Barely a day after the Senate condemned the planned concession of some major rail lines to a US based company, General Electric, (GE) by Minister of Transportation, Rotimi Amaechi, Nigerian railway workers have supported the move.
The employees of the Nigerian Railway Corporation, NRC, on Wednesday in Lagos endorsed the planned concession of the corporation but called on the Federal Government to pay their entitlements.
The employees, under the aegis of the Nigeria Union of Railway Workers and the Senior Staff Association, Nigeria Railway Branch, said that they were in support of the concession of the NRC’s asset, if it would make the sub-sector a true hub of the Nigerian transportation system.
They were, however, opposed to what they termed a “wholesale transfer” of the workers’ liabilities to the would-be concessionaire.
The workers insisted on full settlement of all labour issues, including payment of a negotiated severance package by the Federal Government, before concluding the concession process and handing over to the concessionaire.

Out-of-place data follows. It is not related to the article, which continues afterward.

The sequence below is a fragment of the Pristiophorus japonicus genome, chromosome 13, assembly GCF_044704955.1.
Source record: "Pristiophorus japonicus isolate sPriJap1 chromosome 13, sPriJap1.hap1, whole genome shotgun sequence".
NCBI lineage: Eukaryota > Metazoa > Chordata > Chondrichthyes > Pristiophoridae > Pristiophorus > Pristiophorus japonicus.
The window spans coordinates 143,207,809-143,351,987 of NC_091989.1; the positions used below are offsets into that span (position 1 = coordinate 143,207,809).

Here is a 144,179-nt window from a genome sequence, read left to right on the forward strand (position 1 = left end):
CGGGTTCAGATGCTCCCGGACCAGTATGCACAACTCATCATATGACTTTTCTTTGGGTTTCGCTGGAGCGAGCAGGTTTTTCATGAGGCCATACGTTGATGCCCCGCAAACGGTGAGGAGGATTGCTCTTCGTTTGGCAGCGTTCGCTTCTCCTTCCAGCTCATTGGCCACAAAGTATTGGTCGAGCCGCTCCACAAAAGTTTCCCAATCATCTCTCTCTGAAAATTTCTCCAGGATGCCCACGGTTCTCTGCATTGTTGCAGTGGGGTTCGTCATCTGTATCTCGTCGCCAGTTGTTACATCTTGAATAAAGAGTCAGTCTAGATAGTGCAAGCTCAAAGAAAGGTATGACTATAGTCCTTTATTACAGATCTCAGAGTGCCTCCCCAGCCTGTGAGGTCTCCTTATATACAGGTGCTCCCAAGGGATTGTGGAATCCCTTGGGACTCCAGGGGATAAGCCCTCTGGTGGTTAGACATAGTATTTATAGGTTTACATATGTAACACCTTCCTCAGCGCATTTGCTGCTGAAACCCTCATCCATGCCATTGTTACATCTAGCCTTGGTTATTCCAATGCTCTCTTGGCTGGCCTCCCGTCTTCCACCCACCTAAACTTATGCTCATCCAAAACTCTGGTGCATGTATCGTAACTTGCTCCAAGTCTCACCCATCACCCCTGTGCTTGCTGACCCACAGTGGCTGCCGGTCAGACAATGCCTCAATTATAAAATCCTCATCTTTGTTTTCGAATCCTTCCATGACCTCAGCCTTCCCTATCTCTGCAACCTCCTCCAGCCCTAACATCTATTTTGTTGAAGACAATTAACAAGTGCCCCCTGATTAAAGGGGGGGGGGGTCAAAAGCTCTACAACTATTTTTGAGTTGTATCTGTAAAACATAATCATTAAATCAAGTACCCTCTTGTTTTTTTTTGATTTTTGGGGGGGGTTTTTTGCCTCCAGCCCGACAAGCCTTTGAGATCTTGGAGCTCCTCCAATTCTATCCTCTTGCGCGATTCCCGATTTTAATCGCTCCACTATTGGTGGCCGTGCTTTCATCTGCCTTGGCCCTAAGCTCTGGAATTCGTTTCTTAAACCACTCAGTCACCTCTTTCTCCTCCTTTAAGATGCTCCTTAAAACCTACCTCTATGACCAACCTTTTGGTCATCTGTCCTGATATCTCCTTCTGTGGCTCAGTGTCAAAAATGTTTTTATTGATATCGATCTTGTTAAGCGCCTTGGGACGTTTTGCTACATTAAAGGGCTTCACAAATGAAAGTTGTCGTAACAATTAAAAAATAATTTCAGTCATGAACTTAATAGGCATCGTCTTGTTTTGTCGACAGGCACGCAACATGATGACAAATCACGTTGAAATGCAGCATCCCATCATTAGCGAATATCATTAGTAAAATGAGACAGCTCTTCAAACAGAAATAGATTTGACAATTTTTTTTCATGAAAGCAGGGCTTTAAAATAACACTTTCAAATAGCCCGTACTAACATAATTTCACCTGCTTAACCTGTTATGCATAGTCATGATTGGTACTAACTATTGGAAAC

Esan Segun, Secretary-General, NUR, at a rally, said that 10,000 workers would be affected hence, the concession process should be transparent and due diligence followed.
“Let it be made abundantly clear that workers are not and will not be against the concession of the Nigerian Railway asset only if it is done with patriotism and due diligence, to make the rail sub-sector a true hub of the transportation system in Nigeria.
“We will also not antagonize the process if the Federal Government engages the workers in a dialogue.
“We will demand for a genuine and fair labour disengagement policy that guarantees our rights of fair severance benefits from the Federal Government, and that our demands are heard and fully met before conceding the railway’s asset to a third party,’’ Mr. Esan said.
He said that the workers would also keep their peace “if the Federal Government decides today, among other things, to monetise the staff quarters to the workers, as directed by the monetization policy of 2005”.